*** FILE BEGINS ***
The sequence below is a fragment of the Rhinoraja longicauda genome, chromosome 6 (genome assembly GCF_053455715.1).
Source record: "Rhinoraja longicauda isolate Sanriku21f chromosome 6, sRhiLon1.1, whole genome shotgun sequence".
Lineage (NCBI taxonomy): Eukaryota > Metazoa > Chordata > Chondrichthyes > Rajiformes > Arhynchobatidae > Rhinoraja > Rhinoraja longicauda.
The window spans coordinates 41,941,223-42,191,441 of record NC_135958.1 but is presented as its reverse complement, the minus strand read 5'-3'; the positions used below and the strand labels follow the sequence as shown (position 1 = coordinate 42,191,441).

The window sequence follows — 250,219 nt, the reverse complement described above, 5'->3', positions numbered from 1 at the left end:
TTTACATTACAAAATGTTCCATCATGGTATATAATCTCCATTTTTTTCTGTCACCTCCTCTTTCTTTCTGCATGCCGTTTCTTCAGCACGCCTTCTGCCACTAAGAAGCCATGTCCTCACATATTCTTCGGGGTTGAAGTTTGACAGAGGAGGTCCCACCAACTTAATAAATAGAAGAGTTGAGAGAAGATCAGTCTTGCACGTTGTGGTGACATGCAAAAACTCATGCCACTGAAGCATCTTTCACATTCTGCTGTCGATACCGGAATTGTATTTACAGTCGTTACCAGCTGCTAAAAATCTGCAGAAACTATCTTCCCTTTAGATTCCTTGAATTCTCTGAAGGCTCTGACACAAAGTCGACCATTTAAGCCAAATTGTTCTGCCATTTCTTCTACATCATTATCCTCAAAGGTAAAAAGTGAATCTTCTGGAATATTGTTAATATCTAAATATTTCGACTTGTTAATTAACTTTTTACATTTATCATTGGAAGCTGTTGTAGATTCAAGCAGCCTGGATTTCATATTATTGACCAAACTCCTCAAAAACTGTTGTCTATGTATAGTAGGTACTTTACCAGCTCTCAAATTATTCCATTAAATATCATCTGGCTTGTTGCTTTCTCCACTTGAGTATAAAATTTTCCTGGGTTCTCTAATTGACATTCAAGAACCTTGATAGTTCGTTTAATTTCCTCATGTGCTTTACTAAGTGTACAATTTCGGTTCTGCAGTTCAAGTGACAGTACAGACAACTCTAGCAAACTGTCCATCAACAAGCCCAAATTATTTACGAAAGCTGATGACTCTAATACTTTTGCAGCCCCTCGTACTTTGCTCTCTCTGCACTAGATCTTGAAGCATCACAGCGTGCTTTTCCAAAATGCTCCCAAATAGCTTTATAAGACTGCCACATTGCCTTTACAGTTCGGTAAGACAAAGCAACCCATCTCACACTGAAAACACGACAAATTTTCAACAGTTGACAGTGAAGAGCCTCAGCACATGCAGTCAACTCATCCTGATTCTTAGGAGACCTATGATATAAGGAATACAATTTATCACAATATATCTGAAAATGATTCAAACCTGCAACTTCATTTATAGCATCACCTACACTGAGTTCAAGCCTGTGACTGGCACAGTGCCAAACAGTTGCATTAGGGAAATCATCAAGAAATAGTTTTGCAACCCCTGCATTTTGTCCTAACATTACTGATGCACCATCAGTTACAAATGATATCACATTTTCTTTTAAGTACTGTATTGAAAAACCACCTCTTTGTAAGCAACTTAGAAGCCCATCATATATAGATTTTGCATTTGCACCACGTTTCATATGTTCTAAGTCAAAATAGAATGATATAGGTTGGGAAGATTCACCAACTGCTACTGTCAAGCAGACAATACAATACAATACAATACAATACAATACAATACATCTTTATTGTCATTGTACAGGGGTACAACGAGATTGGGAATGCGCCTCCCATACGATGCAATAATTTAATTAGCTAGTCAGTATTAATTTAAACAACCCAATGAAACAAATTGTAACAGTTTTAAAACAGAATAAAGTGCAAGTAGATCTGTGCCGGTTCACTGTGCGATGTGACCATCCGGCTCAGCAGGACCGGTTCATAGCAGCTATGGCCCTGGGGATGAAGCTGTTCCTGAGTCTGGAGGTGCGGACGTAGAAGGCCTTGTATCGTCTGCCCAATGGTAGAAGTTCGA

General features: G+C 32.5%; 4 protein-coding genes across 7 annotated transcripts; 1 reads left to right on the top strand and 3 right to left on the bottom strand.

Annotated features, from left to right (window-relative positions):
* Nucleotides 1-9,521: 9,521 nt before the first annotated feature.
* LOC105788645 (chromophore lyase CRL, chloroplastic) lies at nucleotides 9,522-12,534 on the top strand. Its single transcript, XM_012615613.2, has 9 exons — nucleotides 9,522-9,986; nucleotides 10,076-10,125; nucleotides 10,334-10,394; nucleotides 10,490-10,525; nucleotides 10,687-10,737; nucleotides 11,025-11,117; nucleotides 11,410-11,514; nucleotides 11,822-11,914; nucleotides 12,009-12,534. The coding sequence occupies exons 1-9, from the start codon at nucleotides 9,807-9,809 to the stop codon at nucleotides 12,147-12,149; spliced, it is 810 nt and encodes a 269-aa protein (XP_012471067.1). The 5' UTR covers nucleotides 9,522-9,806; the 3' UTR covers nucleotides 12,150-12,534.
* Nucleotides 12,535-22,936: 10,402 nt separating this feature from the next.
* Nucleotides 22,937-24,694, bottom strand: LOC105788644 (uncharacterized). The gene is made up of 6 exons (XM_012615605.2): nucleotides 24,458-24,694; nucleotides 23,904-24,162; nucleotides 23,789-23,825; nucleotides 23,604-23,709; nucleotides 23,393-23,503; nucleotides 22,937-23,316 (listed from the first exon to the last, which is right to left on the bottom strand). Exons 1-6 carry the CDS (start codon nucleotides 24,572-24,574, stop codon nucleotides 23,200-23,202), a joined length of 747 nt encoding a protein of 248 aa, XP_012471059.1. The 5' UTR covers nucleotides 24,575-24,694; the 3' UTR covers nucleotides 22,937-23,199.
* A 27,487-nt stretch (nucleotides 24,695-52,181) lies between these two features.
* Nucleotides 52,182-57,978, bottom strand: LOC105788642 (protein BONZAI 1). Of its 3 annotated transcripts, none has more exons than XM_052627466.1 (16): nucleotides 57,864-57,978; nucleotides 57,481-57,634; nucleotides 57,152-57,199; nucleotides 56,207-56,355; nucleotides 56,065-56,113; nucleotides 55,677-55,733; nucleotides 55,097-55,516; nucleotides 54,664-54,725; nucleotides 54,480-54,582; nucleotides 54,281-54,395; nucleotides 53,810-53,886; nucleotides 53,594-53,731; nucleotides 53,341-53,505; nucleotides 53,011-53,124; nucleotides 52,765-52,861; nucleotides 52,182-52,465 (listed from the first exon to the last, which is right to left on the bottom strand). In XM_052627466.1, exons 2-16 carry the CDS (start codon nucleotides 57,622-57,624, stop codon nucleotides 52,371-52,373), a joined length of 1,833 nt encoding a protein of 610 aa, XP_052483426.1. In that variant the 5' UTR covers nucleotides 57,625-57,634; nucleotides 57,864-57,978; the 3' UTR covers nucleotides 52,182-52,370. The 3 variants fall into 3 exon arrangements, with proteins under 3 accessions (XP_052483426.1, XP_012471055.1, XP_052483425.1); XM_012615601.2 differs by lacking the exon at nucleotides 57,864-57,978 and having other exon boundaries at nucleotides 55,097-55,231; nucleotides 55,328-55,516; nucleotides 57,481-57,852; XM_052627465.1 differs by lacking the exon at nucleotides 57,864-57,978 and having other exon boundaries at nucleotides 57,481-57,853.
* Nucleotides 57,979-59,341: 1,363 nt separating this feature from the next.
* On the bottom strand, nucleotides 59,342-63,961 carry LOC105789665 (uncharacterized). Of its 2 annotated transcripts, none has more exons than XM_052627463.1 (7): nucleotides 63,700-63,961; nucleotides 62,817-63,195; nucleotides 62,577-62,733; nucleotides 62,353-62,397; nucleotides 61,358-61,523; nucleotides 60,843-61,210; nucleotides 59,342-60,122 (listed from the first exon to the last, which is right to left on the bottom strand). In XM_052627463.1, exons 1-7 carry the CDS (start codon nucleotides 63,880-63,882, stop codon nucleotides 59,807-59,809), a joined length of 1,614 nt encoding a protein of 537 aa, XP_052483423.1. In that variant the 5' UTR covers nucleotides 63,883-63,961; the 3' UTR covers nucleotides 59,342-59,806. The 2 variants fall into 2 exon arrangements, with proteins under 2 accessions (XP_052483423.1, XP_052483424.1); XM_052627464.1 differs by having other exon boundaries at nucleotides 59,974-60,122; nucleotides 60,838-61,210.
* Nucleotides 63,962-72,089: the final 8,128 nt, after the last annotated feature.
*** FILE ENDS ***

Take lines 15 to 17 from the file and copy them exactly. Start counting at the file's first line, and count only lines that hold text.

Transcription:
* Nucleotides 57,979-59,341: 1,363 nt separating this feature from the next.
* On the bottom strand, nucleotides 59,342-63,961 carry LOC105789665 (uncharacterized). Of its 2 annotated transcripts, none has more exons than XM_052627463.1 (7): nucleotides 63,700-63,961; nucleotides 62,817-63,195; nucleotides 62,577-62,733; nucleotides 62,353-62,397; nucleotides 61,358-61,523; nucleotides 60,843-61,210; nucleotides 59,342-60,122 (listed from the first exon to the last, which is right to left on the bottom strand). In XM_052627463.1, exons 1-7 carry the CDS (start codon nucleotides 63,880-63,882, stop codon nucleotides 59,807-59,809), a joined length of 1,614 nt encoding a protein of 537 aa, XP_052483423.1. In that variant the 5' UTR covers nucleotides 63,883-63,961; the 3' UTR covers nucleotides 59,342-59,806. The 2 variants fall into 2 exon arrangements, with proteins under 2 accessions (XP_052483423.1, XP_052483424.1); XM_052627464.1 differs by having other exon boundaries at nucleotides 59,974-60,122; nucleotides 60,838-61,210.
* Nucleotides 63,962-72,089: the final 8,128 nt, after the last annotated feature.